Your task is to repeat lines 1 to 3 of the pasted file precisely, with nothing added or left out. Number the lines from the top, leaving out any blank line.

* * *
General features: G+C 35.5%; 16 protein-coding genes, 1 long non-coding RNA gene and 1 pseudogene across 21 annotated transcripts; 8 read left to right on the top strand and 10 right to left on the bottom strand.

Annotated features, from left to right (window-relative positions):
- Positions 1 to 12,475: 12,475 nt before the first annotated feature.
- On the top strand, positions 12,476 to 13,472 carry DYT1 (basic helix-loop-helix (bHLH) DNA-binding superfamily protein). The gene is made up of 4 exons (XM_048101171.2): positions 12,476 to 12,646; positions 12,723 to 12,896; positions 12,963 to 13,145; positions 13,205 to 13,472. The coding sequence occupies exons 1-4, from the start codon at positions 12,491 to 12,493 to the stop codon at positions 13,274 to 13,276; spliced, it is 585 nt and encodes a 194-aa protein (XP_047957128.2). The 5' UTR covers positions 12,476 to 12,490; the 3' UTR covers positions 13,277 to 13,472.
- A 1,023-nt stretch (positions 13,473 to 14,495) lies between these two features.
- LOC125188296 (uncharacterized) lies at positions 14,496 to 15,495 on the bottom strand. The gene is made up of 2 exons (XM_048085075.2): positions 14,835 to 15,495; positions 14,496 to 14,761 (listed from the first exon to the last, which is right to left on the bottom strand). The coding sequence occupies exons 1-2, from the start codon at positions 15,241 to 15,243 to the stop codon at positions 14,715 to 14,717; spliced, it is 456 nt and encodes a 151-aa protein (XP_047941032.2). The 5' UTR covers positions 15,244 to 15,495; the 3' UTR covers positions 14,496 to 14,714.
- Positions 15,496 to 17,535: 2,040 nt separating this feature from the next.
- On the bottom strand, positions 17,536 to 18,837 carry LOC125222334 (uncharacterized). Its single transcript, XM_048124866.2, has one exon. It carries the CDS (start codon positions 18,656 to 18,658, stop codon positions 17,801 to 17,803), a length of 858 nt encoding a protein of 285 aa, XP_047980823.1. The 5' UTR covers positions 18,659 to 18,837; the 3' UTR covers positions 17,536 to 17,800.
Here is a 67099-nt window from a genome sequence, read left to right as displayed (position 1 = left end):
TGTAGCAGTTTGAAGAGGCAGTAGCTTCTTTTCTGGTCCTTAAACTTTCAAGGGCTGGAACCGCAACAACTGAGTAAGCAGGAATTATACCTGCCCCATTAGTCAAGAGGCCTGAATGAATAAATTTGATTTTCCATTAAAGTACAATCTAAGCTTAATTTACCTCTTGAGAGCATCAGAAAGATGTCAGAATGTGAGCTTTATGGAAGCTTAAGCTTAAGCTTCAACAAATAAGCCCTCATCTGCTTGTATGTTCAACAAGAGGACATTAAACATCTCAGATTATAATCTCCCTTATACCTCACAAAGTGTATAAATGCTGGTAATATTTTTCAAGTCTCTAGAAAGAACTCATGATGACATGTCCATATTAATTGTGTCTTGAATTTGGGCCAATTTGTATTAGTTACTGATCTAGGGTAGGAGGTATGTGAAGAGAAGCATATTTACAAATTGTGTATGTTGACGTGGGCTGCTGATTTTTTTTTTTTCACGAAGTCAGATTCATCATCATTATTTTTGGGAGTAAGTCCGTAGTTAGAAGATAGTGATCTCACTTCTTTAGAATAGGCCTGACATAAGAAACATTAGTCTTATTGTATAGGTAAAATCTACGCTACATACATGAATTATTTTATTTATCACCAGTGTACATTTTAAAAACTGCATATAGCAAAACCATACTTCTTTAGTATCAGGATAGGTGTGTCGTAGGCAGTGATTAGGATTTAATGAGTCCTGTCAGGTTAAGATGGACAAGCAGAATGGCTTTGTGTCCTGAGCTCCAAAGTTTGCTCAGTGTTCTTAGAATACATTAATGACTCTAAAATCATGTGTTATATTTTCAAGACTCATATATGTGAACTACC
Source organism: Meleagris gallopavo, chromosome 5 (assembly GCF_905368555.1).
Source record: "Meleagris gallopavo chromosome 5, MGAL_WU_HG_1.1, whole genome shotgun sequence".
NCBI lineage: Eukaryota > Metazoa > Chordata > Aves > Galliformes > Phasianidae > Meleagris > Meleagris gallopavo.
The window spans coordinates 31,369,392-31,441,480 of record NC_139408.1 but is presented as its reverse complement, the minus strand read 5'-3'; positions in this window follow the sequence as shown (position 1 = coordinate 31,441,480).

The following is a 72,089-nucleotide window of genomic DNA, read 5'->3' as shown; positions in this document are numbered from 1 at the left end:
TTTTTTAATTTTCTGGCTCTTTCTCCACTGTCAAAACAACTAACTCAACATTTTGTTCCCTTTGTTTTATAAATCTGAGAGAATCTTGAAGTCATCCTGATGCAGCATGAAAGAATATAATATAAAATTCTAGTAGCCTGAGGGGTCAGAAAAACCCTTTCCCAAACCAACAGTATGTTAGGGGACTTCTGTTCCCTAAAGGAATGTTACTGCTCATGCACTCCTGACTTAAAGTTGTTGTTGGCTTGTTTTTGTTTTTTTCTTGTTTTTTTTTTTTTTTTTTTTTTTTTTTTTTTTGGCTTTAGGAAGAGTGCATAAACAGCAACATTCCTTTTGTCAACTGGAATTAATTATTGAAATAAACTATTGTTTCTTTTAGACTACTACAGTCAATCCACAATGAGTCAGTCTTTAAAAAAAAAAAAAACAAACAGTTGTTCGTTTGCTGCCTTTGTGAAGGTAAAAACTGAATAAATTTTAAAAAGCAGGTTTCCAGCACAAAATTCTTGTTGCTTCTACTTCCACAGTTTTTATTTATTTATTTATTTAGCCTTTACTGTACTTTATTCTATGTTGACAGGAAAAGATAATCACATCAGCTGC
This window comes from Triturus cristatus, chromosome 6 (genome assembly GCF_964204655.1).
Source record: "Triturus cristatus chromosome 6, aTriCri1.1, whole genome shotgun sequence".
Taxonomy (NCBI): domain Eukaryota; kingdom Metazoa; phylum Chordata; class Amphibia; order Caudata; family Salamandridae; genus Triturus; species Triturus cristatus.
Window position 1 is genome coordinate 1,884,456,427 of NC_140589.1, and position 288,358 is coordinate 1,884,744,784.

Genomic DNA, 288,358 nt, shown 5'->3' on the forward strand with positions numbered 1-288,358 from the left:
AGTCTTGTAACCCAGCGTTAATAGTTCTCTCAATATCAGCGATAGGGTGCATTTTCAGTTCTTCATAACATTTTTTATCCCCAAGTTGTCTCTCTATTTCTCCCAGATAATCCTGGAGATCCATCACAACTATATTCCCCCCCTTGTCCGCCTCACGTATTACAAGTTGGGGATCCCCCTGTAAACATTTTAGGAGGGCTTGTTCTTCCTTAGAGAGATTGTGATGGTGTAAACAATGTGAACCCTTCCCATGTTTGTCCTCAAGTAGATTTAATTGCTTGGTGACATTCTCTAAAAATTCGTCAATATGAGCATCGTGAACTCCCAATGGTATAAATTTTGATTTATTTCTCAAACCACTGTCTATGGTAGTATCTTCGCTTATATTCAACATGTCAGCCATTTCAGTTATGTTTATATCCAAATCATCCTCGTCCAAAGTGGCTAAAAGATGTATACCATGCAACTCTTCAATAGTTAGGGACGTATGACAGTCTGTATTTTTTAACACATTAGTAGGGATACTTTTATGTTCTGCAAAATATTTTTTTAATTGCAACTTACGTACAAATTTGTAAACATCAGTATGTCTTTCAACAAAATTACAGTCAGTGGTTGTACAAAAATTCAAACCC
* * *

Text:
General features: G+C 35.5%; 16 protein-coding genes, 1 long non-coding RNA gene and 1 pseudogene across 21 annotated transcripts; 8 read left to right on the top strand and 10 right to left on the bottom strand.

Annotated features, from left to right (window-relative positions):
- Positions 1 to 12,475: 12,475 nt before the first annotated feature.